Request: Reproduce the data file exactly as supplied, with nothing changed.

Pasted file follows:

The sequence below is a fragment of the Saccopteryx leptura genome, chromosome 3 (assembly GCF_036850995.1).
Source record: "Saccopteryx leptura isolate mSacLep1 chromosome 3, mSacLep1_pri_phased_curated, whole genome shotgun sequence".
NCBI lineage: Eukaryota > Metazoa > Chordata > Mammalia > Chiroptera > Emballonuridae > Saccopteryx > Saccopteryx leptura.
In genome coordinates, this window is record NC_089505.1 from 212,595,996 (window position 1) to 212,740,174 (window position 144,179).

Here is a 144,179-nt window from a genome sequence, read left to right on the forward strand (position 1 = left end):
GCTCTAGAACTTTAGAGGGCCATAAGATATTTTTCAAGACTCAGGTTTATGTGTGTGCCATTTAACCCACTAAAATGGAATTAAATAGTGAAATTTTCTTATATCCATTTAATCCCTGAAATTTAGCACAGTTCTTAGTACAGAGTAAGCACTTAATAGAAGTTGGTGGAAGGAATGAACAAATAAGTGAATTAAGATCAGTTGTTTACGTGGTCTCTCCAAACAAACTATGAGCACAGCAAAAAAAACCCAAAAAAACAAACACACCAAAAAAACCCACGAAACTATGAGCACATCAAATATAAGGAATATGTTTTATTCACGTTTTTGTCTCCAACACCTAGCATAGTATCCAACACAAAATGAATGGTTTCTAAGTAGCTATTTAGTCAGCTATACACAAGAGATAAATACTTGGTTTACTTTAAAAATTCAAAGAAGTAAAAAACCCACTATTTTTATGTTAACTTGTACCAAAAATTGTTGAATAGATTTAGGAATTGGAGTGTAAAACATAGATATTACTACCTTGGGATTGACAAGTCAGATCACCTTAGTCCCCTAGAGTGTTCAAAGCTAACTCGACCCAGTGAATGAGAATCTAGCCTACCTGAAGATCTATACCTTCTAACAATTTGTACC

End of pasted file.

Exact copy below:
The sequence below is a fragment of the Saccopteryx leptura genome, chromosome 3 (assembly GCF_036850995.1).
Source record: "Saccopteryx leptura isolate mSacLep1 chromosome 3, mSacLep1_pri_phased_curated, whole genome shotgun sequence".
NCBI lineage: Eukaryota > Metazoa > Chordata > Mammalia > Chiroptera > Emballonuridae > Saccopteryx > Saccopteryx leptura.
In genome coordinates, this window is record NC_089505.1 from 212,595,996 (window position 1) to 212,740,174 (window position 144,179).

Here is a 144,179-nt window from a genome sequence, read left to right on the forward strand (position 1 = left end):
GCTCTAGAACTTTAGAGGGCCATAAGATATTTTTCAAGACTCAGGTTTATGTGTGTGCCATTTAACCCACTAAAATGGAATTAAATAGTGAAATTTTCTTATATCCATTTAATCCCTGAAATTTAGCACAGTTCTTAGTACAGAGTAAGCACTTAATAGAAGTTGGTGGAAGGAATGAACAAATAAGTGAATTAAGATCAGTTGTTTACGTGGTCTCTCCAAACAAACTATGAGCACAGCAAAAAAAACCCAAAAAAACAAACACACCAAAAAAACCCACGAAACTATGAGCACATCAAATATAAGGAATATGTTTTATTCACGTTTTTGTCTCCAACACCTAGCATAGTATCCAACACAAAATGAATGGTTTCTAAGTAGCTATTTAGTCAGCTATACACAAGAGATAAATACTTGGTTTACTTTAAAAATTCAAAGAAGTAAAAAACCCACTATTTTTATGTTAACTTGTACCAAAAATTGTTGAATAGATTTAGGAATTGGAGTGTAAAACATAGATATTACTACCTTGGGATTGACAAGTCAGATCACCTTAGTCCCCTAGAGTGTTCAAAGCTAACTCGACCCAGTGAATGAGAATCTAGCCTACCTGAAGATCTATACCTTCTAACAATTTGTACC